Q&A with Michael Dieckmeyer and Dimitrios Karampinos

By Jessica McKay

Michael Dieckmeyer

This month we talked to Michael Dieckmeyer and Dimitrios (Dimitris) Karampinos about their work to measure apparent diffusion coefficient (ADC) values in bone marrow. Michael has a very diverse education that includes a master’s degree in mathematics, and he is currently completing his final year of medical school. His mentor Dimitris leads a multidisciplinary research team in Munich that focuses on the development of quantitative MRI, targeting musculoskeletal diseases and metabolic diseases like obesity and diabetes. In this paper, they use modeling to overcome some of the challenges of ADC quantification in the presence of fat. By including the proton density fat fraction (PDFF) and the T2 of water, they can reduce the bias in the ADC measurements that is introduced by residual fat.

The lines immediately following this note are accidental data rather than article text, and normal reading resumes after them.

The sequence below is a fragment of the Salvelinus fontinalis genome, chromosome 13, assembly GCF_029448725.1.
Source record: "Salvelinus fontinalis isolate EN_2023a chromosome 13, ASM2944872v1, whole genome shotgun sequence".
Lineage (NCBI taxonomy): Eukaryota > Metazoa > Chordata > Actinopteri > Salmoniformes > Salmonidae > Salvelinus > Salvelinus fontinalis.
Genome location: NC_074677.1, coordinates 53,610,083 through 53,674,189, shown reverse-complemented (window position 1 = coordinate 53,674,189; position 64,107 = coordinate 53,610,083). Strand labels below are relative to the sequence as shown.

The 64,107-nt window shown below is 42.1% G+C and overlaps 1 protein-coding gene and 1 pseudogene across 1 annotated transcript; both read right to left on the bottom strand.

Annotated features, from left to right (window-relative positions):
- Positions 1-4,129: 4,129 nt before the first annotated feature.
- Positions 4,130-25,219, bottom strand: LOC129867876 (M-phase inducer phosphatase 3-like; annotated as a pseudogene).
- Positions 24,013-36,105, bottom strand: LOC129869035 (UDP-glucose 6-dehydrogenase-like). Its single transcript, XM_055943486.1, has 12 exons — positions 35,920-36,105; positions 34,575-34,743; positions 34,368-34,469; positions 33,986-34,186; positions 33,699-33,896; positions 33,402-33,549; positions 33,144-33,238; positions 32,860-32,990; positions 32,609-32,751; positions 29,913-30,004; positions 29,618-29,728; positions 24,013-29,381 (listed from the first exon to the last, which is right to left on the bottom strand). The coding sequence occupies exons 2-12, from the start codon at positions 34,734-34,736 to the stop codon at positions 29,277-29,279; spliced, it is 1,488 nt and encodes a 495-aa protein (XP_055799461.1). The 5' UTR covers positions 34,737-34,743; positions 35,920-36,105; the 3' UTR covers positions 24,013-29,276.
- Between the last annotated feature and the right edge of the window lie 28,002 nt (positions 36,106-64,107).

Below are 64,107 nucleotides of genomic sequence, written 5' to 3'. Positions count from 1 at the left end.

13 October 2017, 09:50 PDT|Categories: Highlights-post, Highlights-QA|Tags: , , , , , |

Q&A with Dariya Malyarenko and Tom Chenevert

The March Editor’s Pick features Dr. Dariya Malyarenko and Dr. Tom Chenevert, from the University of Michigan. With a background in solid-state NMR and signal processing for biomarker discovery from cancer proteomics data, Dariya started in MRI as an NIH T32 trainee four years ago. Tom began his work in MRI 25 years ago at the University of Michigan. In their paper they perform a multicenter study to thoroughly characterize the sources of technical bias in quantitative diffusion weighted imaging (DWI), and identify gradient non-linearity as a major contributor.

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